Australia’s national team players have become the first country to publicly speak out against Qatar’s human rights record ahead of this year’s World Cup.
The Socceroos stars have published a video that highlights the damning way in which the Middle Eastern nation continues to treat migrant workers and LGBTQ+ people.
A total of 16 Australia players were featured in the video, and include skipper Mat Ryan, Sunderland’s Bailey Wright, Hearts’ KyeRowles and Alex Wilkinson, who is the president of players’ union Professional Footballers Australia and earned 16 caps for the Socceroos.
“Addressing these issues is not easy, and we do not have all the answers,” the players said in the video.
“We stand with FIFPro, the Building and Wood Workers International, and the International Trade Union Confederation, seeking to embed reforms and establish a lasting legacy in Qatar.
“This must include establishing a migrant resource centre, effective remedy for those who have been denied their rights, and the decriminalisation of all same-sex relationships.
“These are the basic rights that should be afforded to all and will ensure continued progress in Qatar and a legacy that goes well beyond the final whistle of the 2022 FIFA World Cup.”
The controversial ‘Kafala’ system was also addressed in the video, and the squad praised the steps taken to abolish the system, which allowed employers to take away workers’ passports to prevent them leaving the country.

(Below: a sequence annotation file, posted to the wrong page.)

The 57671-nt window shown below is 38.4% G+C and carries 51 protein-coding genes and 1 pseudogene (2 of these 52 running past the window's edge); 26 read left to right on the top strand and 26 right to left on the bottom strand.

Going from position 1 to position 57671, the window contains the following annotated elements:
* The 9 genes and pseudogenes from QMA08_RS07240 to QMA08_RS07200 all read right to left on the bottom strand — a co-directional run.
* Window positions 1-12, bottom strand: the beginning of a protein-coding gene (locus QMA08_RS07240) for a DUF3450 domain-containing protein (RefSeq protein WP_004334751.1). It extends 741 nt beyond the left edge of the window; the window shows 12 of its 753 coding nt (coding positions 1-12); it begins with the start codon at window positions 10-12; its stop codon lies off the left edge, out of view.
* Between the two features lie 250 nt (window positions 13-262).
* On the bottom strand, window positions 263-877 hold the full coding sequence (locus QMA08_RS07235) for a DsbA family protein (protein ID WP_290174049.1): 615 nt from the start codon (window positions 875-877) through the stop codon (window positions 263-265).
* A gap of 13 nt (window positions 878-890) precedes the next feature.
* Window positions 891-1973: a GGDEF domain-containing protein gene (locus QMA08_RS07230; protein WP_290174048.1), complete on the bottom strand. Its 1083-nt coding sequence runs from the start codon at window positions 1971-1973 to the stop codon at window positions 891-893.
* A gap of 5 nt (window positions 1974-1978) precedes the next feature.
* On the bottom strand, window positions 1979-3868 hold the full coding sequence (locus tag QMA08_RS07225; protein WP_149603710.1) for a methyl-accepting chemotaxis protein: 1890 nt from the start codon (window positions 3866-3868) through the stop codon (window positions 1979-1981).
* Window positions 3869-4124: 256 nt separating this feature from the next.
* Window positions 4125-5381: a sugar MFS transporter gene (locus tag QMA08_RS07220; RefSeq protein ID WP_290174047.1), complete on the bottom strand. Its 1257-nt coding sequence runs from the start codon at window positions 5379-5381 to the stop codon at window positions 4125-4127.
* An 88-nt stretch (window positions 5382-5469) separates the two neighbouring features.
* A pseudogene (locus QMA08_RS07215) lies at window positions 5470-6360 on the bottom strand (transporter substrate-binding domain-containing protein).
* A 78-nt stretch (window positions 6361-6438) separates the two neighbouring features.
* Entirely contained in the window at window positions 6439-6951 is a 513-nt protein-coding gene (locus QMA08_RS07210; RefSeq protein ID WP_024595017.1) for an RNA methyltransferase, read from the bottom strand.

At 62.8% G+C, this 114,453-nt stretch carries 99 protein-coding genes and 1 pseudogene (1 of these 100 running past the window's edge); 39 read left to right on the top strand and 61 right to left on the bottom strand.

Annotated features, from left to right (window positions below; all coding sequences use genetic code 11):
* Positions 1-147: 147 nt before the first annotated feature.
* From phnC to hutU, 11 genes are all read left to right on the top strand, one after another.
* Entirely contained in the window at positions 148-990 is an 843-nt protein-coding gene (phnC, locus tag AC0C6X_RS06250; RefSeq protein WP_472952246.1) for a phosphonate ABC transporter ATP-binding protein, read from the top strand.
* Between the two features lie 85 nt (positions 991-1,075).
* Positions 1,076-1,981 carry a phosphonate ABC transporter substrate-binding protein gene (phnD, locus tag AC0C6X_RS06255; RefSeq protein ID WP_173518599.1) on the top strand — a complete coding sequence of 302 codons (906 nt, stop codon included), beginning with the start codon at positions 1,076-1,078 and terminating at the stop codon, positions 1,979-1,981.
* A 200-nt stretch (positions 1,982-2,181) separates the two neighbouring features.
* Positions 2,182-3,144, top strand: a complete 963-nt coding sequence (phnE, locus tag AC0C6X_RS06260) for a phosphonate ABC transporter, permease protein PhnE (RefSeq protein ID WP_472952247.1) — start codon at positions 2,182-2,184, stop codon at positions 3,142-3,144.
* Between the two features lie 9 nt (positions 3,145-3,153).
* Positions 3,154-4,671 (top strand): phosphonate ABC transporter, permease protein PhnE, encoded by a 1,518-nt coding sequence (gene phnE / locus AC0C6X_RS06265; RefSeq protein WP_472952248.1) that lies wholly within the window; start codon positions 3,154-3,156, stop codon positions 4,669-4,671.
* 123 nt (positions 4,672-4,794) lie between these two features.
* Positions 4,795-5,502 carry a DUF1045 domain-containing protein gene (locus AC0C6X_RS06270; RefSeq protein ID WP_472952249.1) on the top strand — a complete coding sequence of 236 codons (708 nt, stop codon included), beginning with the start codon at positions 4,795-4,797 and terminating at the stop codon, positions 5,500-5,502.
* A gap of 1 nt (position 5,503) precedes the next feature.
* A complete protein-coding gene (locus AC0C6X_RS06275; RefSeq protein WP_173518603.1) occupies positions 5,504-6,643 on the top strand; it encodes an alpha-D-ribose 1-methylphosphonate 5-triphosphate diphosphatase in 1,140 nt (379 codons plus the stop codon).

However, it was pointed out that the delivery of these measures has been too inconsistent and that more still needs to be done to protect workers’ rights.
There has been wide-scale criticism for Qatar’s treatment of migrant workers, with Amnesty International claiming that human rights abuses “persist on a significant scale.”
Their report states that weak regulation and a lack of enforcement by the measures to protect migrant workers means there “is still a long way to go.”
The report said: “Despite the positive evolution of Qatar’s labour system, substantial work remains to effectively implement and enforce these [changes].
“Ultimately, human rights abuses persist on a significant scale today.”
The Qatari supreme committee for delivery and legacy have sought to ease the concerns raised in their statement and said: “The advancements in workers’ welfare is a legacy we are very proud of, and one that we are already seeing in action. We have always believed that the World Cup will be a catalyst to accelerate positive initiatives, leaving a legacy of meaningful and sustainable progress for the country and region.
“Work is ongoing and there is of course still room for improvement. We are continuing to explore alongside key partners the opportunities to enhance the legacy that improves the lives of workers and lays the foundation for fair, sustainable and lasting reforms.”
Meanwhile, Adelaide United’s Josh Cavallo also urged FIFA to carefully consider which countries host major tournament in the future.
He made a vow to stand up for LGBTQ+ players and fans at the World Cup, after he came out as gay in October and became the first active men’s player to do so.
Australia will begin their World Cup campaign on November 22 against France, before playing Tunisia four days later and concluding the group stage in a game with Denmark on November 30.
Denmark have also highlighted Qatar’s human rights abuses with their kit supplier Hummel designing plain red home jerseys and an all-white change top. The sportswear manufacturer wishes “not to be visible” at the event. – Eurosport